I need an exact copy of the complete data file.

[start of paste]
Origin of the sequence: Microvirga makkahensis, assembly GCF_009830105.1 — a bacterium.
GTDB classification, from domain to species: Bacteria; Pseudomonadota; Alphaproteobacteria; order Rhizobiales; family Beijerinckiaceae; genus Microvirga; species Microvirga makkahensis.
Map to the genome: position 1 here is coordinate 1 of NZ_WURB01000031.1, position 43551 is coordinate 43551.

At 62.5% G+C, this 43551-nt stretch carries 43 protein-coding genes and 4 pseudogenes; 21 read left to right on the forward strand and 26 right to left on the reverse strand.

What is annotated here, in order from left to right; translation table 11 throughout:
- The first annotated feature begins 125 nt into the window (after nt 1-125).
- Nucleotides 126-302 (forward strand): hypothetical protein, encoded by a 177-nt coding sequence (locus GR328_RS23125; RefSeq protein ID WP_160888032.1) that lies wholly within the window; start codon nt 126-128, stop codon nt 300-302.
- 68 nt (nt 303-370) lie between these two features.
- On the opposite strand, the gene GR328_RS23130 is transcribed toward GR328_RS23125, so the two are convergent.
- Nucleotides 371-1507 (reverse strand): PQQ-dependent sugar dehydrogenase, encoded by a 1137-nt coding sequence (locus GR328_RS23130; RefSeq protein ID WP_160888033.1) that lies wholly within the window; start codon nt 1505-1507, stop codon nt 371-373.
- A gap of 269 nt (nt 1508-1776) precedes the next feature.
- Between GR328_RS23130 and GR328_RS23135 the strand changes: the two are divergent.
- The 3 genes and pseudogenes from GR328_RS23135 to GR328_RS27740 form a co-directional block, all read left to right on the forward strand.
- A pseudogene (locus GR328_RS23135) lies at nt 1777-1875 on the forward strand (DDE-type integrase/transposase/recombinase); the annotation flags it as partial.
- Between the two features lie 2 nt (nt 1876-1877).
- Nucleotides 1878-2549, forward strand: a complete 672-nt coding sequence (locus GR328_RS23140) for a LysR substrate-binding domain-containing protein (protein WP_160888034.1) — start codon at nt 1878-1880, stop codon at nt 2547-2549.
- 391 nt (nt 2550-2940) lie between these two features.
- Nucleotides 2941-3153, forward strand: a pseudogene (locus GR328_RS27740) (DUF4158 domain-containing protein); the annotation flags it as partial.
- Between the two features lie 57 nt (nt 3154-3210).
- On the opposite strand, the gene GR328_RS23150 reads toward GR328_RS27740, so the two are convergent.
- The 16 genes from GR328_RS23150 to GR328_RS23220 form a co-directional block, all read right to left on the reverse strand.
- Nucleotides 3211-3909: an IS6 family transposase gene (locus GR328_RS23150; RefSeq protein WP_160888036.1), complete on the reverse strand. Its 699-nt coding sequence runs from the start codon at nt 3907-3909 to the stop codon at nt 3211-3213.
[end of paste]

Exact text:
Origin of the sequence: Microvirga makkahensis, assembly GCF_009830105.1 — a bacterium.
GTDB classification, from domain to species: Bacteria; Pseudomonadota; Alphaproteobacteria; order Rhizobiales; family Beijerinckiaceae; genus Microvirga; species Microvirga makkahensis.
Map to the genome: position 1 here is coordinate 1 of NZ_WURB01000031.1, position 43551 is coordinate 43551.

At 62.5% G+C, this 43551-nt stretch carries 43 protein-coding genes and 4 pseudogenes; 21 read left to right on the forward strand and 26 right to left on the reverse strand.

What is annotated here, in order from left to right; translation table 11 throughout:
- The first annotated feature begins 125 nt into the window (after nt 1-125).
- Nucleotides 126-302 (forward strand): hypothetical protein, encoded by a 177-nt coding sequence (locus GR328_RS23125; RefSeq protein ID WP_160888032.1) that lies wholly within the window; start codon nt 126-128, stop codon nt 300-302.
- 68 nt (nt 303-370) lie between these two features.
- On the opposite strand, the gene GR328_RS23130 is transcribed toward GR328_RS23125, so the two are convergent.
- Nucleotides 371-1507 (reverse strand): PQQ-dependent sugar dehydrogenase, encoded by a 1137-nt coding sequence (locus GR328_RS23130; RefSeq protein ID WP_160888033.1) that lies wholly within the window; start codon nt 1505-1507, stop codon nt 371-373.
- A gap of 269 nt (nt 1508-1776) precedes the next feature.
- Between GR328_RS23130 and GR328_RS23135 the strand changes: the two are divergent.
- The 3 genes and pseudogenes from GR328_RS23135 to GR328_RS27740 form a co-directional block, all read left to right on the forward strand.
- A pseudogene (locus GR328_RS23135) lies at nt 1777-1875 on the forward strand (DDE-type integrase/transposase/recombinase); the annotation flags it as partial.
- Between the two features lie 2 nt (nt 1876-1877).
- Nucleotides 1878-2549, forward strand: a complete 672-nt coding sequence (locus GR328_RS23140) for a LysR substrate-binding domain-containing protein (protein WP_160888034.1) — start codon at nt 1878-1880, stop codon at nt 2547-2549.
- 391 nt (nt 2550-2940) lie between these two features.
- Nucleotides 2941-3153, forward strand: a pseudogene (locus GR328_RS27740) (DUF4158 domain-containing protein); the annotation flags it as partial.
- Between the two features lie 57 nt (nt 3154-3210).
- On the opposite strand, the gene GR328_RS23150 reads toward GR328_RS27740, so the two are convergent.
- The 16 genes from GR328_RS23150 to GR328_RS23220 form a co-directional block, all read right to left on the reverse strand.
- Nucleotides 3211-3909: an IS6 family transposase gene (locus GR328_RS23150; RefSeq protein WP_160888036.1), complete on the reverse strand. Its 699-nt coding sequence runs from the start codon at nt 3907-3909 to the stop codon at nt 3211-3213.